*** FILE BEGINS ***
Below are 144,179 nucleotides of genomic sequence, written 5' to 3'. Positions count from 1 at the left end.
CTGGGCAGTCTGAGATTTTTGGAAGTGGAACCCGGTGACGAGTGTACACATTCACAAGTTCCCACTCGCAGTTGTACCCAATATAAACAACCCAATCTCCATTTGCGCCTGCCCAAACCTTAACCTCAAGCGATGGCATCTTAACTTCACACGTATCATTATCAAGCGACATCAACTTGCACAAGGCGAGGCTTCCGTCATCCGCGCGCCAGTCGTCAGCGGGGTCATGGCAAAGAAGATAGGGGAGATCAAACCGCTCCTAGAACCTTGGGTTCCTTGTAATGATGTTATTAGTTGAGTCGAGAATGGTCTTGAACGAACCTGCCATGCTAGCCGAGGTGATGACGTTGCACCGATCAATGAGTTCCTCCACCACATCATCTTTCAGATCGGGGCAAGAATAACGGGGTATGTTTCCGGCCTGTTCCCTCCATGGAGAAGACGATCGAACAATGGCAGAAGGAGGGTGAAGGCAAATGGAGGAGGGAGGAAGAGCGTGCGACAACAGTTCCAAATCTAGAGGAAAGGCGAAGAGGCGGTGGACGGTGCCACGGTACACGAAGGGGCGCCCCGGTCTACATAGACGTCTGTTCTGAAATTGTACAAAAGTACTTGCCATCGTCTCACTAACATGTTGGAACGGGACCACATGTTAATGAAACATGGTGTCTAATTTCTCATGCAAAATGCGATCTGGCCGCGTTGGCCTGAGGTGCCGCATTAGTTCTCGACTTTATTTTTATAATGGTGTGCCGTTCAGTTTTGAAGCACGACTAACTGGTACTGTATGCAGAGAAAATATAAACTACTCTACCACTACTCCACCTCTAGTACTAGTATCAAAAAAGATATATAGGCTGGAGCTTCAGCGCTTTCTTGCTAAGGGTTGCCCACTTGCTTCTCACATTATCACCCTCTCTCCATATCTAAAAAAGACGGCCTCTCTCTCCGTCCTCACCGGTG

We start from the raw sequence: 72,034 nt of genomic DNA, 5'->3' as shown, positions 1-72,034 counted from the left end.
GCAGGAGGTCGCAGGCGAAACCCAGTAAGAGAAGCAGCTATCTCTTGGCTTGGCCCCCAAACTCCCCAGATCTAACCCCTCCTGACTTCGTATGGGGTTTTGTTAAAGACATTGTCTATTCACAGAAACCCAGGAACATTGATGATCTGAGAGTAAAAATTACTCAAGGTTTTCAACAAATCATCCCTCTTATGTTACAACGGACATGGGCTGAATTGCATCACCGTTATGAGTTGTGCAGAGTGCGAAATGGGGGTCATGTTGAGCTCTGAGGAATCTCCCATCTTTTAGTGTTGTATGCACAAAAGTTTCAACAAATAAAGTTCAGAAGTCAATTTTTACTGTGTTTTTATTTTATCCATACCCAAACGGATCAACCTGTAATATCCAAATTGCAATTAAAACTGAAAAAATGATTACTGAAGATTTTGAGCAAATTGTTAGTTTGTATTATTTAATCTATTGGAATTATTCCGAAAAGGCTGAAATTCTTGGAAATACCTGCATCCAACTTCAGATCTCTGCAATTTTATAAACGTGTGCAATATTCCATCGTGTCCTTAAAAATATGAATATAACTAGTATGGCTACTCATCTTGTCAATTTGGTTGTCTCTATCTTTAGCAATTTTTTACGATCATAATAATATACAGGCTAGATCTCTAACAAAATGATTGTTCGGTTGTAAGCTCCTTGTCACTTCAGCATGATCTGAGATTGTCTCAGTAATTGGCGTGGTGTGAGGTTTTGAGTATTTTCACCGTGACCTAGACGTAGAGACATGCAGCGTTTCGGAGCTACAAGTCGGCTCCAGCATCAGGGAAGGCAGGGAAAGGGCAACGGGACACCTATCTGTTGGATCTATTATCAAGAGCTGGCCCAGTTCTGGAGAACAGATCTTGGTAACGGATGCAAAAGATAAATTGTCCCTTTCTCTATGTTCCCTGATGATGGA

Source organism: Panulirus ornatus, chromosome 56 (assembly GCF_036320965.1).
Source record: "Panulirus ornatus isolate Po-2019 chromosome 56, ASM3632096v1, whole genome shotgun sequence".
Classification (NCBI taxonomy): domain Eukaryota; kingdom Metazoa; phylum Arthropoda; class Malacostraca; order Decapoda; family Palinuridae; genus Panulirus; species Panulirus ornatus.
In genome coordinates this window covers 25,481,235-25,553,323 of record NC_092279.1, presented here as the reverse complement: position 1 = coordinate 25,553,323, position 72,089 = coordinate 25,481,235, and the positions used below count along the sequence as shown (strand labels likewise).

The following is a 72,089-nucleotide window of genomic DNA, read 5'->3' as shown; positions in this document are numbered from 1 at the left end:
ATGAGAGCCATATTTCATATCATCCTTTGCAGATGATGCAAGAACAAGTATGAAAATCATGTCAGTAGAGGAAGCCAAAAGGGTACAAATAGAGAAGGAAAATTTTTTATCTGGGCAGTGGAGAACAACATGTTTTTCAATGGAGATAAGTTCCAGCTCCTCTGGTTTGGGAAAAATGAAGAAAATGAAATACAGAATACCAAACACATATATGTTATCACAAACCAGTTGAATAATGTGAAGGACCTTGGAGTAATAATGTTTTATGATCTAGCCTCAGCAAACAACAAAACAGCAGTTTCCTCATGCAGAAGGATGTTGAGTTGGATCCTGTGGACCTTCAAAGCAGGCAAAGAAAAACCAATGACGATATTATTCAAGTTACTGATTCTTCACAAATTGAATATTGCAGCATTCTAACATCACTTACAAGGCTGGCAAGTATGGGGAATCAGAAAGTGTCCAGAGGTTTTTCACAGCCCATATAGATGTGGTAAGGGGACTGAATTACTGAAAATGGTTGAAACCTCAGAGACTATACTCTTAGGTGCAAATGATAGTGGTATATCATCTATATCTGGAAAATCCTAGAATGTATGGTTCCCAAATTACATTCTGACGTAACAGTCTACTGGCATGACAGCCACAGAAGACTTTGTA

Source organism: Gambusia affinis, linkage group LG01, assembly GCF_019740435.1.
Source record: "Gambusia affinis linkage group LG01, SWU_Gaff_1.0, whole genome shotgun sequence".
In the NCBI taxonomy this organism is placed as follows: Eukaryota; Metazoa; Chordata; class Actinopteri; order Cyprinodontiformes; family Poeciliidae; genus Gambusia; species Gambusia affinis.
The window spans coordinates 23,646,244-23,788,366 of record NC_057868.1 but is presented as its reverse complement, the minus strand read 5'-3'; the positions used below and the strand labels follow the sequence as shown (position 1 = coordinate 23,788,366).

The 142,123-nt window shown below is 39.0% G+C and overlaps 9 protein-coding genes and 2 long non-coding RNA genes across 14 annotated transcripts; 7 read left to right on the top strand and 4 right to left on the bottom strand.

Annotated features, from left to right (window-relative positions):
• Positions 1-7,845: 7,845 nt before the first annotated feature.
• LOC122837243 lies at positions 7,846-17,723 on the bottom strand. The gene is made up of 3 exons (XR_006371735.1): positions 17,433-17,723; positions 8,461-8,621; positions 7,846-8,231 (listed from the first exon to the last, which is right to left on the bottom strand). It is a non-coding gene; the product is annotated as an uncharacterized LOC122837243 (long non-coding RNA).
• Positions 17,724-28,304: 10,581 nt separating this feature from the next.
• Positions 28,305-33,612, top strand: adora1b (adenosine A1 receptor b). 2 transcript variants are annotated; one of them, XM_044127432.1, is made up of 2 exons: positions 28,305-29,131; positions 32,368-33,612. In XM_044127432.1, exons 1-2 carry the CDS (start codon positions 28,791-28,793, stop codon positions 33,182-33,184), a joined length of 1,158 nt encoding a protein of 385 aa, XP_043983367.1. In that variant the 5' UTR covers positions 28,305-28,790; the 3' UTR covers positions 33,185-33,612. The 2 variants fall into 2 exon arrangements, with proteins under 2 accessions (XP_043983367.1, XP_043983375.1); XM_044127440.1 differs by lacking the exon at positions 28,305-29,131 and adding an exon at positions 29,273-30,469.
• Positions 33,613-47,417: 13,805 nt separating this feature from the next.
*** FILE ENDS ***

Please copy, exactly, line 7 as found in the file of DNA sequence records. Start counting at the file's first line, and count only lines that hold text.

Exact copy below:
Classification (NCBI taxonomy): domain Eukaryota; kingdom Metazoa; phylum Arthropoda; class Malacostraca; order Decapoda; family Palinuridae; genus Panulirus; species Panulirus ornatus.